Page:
[Show abstract][Hide abstract] ABSTRACT: Ocogenic activation of the BRAF gene has been demonstrated to be involved in the pathogenesis of malignant melanoma (MM). In this study, we investigated the contribution of BRAF to melanoma susceptibility, also making a comparison with frequency of CDKN2A germline mutations in MM patients from different areas in Italy.
sing a combination of denaturing high-performance liquid chromatography analysis and automated sequencing on genomic DNA from peripheral blood or tumor tissue samples, 569 MM patients (211 from northern Italy and 358 from southern Italy) were screened for BRAF mutations.
Three BRAF germline sequence variants (M116R, V599E, and G608H) were identified in four (0.7%) of 569 MM patients. The most common BRAF mutation, V599E, was detected in one germline DNA sample only; M116R and G608H were newly described mutations. A high frequency (59%) of BRAF mutations was instead observed in tumor samples from patients also undergoing germline DNA analysis; at the somatic level, substitution of valine 599 was found to account for the majority (88%) of BRAF mutations. We then estimated the germline mutation rates in BRAF and CDKN2A among 358 consecutively collected patient samples originating in southern Italy; a low (2.5%) or very low (0.29%) prevalence of CDKN2A and BRAF mutations, respectively, was detected.
utation analysis of either blood DNA from a large collection of MM patients or matched MM tissues from a subset of such patients revealed that BRAF is somatically mutated and does not play a major role in melanoma susceptibility. The present study further suggests that patient origin may account for different mutation rates in candidate genes.
Full-text · Article · Feb 2004 · Journal of Clinical Oncology
[Show abstract][Hide abstract] ABSTRACT: Putative tumour suppressor genes CDKN2A and CDKN2B (on chromosome 9p21) and CDKN2A-interacting cell growth regulatory genes CDK4 and Id-1 have been demonstrated to be involved in the pathogenesis of malignant melanoma (MM). Mutation analysis of these candidate genes was performed in MM families from southern Italy with three or more affected members or two affected members and one or more relative with histologically diagnosed atypical naevus. Two CDKN2A mutations, Arg24Pro and 1−292 G>A, were observed in two (15%) families; except for CDKN2A and Id-1 polymorphisms, no sequence variations were detected in the remaining genes. Screening among 119 sporadic MM cases revealed two additional CDKN2A mutations at very low prevalences. Identification of a large shared haplotype at 9p21 in some MM families negative for CDKN germline mutations suggests that other CDKN-inactivating mechanisms may be responsible for MM predisposition or, alternatively, additional susceptibility gene(s) may be present on chromosome 9p21. Fluorescence in situ hybridization analysis of a subset of MM tissue sections seemed to indicate that the D9S171 locus may be involved in MM pathogenesis.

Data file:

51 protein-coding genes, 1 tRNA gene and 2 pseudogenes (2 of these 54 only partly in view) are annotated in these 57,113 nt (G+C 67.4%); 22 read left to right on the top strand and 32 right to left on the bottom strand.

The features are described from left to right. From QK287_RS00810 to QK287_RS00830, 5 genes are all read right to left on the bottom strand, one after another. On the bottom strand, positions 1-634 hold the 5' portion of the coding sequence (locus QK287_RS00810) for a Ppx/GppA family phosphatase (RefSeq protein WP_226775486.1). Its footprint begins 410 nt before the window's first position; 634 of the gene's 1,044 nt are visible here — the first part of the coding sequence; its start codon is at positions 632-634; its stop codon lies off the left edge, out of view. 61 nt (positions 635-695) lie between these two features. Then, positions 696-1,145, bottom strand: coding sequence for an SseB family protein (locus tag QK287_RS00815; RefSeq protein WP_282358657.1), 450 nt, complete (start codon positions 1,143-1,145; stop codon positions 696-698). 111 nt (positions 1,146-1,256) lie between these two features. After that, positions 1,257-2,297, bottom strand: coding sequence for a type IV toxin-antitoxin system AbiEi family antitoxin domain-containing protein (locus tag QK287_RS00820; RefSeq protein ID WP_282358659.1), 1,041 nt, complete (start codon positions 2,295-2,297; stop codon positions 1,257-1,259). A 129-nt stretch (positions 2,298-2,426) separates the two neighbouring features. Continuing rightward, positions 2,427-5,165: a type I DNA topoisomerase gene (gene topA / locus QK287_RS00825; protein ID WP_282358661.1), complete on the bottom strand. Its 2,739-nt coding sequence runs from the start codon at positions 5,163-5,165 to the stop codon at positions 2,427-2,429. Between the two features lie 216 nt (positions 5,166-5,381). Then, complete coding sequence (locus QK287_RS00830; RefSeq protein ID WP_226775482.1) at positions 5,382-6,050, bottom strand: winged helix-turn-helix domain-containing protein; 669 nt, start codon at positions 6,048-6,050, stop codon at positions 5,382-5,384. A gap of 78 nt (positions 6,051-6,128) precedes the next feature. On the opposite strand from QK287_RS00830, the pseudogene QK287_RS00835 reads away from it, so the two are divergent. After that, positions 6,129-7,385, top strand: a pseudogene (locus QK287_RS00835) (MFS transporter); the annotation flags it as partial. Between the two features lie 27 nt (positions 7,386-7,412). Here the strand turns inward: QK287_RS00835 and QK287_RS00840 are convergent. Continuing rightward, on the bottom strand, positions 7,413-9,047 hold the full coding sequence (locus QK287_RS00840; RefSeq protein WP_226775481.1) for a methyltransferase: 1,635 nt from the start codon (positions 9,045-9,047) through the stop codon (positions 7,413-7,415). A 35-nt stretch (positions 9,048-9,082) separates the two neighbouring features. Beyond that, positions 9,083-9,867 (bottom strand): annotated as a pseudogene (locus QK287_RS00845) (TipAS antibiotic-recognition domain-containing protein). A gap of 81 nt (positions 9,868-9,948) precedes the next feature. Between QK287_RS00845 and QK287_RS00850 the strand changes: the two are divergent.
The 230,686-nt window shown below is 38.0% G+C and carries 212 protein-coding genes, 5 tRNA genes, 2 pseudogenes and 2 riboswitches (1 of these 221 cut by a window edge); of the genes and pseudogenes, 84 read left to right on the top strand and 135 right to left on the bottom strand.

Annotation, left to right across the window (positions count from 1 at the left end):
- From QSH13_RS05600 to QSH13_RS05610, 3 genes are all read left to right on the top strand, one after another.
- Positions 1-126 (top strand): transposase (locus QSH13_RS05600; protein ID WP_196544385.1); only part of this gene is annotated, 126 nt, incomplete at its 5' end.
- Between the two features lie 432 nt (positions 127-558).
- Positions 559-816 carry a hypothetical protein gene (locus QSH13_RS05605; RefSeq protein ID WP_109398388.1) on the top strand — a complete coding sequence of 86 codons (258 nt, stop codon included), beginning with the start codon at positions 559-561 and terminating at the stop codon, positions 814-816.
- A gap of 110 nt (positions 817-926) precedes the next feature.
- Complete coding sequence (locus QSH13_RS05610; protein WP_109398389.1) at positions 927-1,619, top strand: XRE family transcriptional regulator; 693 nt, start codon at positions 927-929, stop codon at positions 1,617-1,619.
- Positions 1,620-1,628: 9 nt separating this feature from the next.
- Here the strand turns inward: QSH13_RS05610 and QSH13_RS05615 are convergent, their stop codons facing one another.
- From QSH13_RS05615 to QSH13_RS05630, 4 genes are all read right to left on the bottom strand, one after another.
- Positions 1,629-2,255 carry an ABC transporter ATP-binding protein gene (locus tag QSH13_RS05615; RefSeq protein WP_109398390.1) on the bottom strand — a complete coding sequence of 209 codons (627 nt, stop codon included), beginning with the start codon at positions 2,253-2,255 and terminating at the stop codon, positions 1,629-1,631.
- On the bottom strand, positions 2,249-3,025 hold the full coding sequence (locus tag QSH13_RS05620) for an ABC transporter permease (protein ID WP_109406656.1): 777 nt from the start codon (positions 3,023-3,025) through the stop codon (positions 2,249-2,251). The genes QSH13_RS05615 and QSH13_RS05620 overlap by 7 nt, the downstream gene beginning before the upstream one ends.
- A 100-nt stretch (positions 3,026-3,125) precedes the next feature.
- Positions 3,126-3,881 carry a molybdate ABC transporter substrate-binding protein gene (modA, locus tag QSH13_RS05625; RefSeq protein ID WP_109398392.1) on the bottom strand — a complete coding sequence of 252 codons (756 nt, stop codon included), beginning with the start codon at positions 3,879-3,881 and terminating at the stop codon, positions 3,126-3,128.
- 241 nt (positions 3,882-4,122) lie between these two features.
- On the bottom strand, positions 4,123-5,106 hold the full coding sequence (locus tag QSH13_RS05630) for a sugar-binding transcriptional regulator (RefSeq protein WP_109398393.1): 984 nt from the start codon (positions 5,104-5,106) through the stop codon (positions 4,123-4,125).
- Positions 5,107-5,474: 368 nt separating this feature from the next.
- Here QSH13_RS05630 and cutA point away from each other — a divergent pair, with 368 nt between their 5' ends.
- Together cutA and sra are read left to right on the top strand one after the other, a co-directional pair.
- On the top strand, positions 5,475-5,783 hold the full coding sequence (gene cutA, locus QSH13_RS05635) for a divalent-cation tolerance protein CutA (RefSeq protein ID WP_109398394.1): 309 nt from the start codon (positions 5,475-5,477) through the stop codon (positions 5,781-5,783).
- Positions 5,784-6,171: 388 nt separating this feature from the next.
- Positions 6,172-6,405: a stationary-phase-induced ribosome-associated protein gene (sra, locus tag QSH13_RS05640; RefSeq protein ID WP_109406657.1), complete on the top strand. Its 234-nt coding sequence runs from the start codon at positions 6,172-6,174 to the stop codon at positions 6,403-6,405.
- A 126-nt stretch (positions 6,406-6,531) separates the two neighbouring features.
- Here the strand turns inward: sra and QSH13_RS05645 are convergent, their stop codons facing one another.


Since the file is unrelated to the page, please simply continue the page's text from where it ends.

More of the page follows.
Full-text · Article · Dec 2003 · Melanoma Research
[Show abstract][Hide abstract] ABSTRACT: Putative tumour suppressor genes CDKN2A and CDKN2B (on chromosome 9p21) and CDKN2A-interacting cell growth regulatory genes CDK4 and Id-1 have been demonstrated to be involved in the pathogenesis of malignant melanoma (MM). Mutation analysis of these candidate genes was performed in MM families from southern Italy with three or more affected members or two affected members and one or more relative with histologically diagnosed atypical naevus. Two CDKN2A mutations, Arg24Pro and 1-292 G>A, were observed in two (15%) families; except for CDKN2A and Id-1 polymorphisms, no sequence variations were detected in the remaining genes. Screening among 119 sporadic MM cases revealed two additional CDKN2A mutations at very low prevalences. Identification of a large shared haplotype at 9p21 in some MM families negative for CDKN germline mutations suggests that other CDKN-inactivating mechanisms may be responsible for MM predisposition or, alternatively, additional susceptibility gene(s) may be present on chromosome 9p21. Fluorescence in situ hybridization analysis of a subset of MM tissue sections seemed to indicate that the D9S171 locus may be involved in MM pathogenesis.
Full-text · Article · Dec 2003 · Melanoma Research
[Show abstract][Hide abstract] ABSTRACT: Microsatellite instability (MSI) has been reported in endometrial carcinoma (EC) and in colorectal carcinoma (CRC), primarily as a result of defective DNA mismatch repair (MMR). The MMR gene hMLH1 commonly is inactivated in both EC and CRC. In the current study, epigenetic mechanisms involved in hMLH1 inactivation have been investigated to further elucidate the role of these mechanisms in the pathogenesis of EC and CRC.